The Philadelphia School Partnership has received a $5 million challenge grant from the Walton Family Foundation to help create and expand high-quality city schools.

It's the largest gift from a national philanthropy the nonprofit partnership has received since its founding in 2010.

"We're thrilled to get a big contribution like this," said Mark Gleason, the partnership's executive director. "What is especially encouraging about it is this makes more than $10 million we've attracted from national foundations to Philadelphia after years and years of [grants] not coming to Philadelphia. This is a sign there's a real opportunity in this city."

He said the money will go into the partnership's Great Schools Fund, which aims to create 35,000 new seats in high-performing city schools - district, charter, or private.

The funds will be provided over three years. Terms call for the partnership to raise a partial match of just over $3 million in local pledges to obtain the full amount, Gleason said.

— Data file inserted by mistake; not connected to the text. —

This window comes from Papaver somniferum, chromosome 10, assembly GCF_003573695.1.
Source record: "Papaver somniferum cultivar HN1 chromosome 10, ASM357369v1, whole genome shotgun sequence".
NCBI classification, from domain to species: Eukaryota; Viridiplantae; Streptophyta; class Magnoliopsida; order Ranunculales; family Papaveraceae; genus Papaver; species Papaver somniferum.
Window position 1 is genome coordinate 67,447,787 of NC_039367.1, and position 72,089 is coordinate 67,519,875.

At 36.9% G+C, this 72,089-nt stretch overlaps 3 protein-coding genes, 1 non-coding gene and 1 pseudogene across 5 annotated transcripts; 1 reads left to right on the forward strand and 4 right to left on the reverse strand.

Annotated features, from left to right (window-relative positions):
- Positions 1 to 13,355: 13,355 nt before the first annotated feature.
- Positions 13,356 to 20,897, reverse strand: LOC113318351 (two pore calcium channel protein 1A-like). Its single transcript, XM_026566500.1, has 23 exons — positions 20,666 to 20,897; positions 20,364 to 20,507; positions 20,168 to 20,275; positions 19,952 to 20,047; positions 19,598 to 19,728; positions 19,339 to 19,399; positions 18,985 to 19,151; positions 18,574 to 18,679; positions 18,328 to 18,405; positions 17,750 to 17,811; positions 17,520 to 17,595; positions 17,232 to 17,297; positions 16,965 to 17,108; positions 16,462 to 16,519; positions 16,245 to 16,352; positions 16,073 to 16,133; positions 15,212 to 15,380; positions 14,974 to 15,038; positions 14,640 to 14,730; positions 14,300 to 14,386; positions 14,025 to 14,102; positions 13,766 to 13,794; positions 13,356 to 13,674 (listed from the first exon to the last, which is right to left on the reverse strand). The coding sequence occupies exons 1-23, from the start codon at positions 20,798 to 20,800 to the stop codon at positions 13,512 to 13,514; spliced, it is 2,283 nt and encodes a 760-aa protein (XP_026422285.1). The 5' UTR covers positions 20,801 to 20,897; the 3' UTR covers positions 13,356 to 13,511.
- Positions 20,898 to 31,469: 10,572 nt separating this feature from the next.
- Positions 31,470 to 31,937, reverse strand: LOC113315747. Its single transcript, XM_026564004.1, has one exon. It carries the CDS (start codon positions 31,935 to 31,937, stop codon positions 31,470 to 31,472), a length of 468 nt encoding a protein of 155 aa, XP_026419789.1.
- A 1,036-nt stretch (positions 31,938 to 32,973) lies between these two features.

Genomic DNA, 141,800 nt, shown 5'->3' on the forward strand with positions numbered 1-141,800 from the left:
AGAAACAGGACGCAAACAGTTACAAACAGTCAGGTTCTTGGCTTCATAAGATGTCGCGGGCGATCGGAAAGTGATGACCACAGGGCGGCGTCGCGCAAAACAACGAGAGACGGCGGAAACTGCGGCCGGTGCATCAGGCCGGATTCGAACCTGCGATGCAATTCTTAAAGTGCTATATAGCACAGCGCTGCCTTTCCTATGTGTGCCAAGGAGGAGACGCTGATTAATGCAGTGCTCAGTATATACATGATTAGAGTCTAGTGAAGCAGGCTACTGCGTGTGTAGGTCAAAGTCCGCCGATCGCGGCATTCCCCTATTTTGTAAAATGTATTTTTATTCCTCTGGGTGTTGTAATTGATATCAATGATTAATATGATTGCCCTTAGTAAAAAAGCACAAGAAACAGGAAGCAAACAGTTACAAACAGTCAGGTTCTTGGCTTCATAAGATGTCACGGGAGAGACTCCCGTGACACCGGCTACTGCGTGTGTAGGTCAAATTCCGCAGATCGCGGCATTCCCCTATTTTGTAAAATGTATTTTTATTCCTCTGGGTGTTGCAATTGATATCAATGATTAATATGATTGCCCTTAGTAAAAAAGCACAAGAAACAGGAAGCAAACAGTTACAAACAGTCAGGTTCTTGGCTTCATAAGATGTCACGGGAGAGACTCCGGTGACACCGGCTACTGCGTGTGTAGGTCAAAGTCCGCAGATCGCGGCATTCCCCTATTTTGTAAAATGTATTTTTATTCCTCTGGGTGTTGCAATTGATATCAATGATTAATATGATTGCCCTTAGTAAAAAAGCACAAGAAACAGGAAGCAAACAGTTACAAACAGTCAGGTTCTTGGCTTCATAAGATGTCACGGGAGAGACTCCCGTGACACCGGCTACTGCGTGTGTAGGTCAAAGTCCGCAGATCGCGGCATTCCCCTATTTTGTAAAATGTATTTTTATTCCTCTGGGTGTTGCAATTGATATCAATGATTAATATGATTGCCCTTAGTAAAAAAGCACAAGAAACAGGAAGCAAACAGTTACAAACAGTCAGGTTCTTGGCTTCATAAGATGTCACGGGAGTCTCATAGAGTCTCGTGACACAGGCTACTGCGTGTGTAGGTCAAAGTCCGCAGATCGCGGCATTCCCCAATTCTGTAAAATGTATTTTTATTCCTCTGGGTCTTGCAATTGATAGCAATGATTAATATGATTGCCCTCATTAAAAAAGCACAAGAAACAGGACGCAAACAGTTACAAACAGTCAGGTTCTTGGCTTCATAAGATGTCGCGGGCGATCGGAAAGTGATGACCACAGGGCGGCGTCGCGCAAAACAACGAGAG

The Walton Family Foundation, which is based in Bentonville, Ark., was created decades ago by the late Sam and Helen Walton, founders of Wal-Mart Stores Inc. Education is one of the foundation's major areas of interest. It has given more than $1 billion to K-12 education efforts, especially those that expand options for low-income students.

Some public school advocates have criticized foundation for supporting vouchers that use taxpayer money to send children to private schools and have called it anti-union.

Gleason said Walton's partnership grant comes without strings.

"To date, all of our funders have put money in with the understanding that the fund will invest in all types of schools," he said.

Ed Kirby, deputy director of Walton's K-12 education reform area, agreed and praised the partnership's work. He said Gleason's organization and the foundation share the same mission of empowering parents to choose quality schools and strengthening those schools.

He also said Walton's $5 million pledge was not connected in any way to the fiscal crisis in the Philadelphia School District.

"This investment is all about school creation and development," Kirby said in an interview Wednesday. "We're following the ups and downs in Philadelphia of the fiscal crisis and otherwise, but this is independent of all that."

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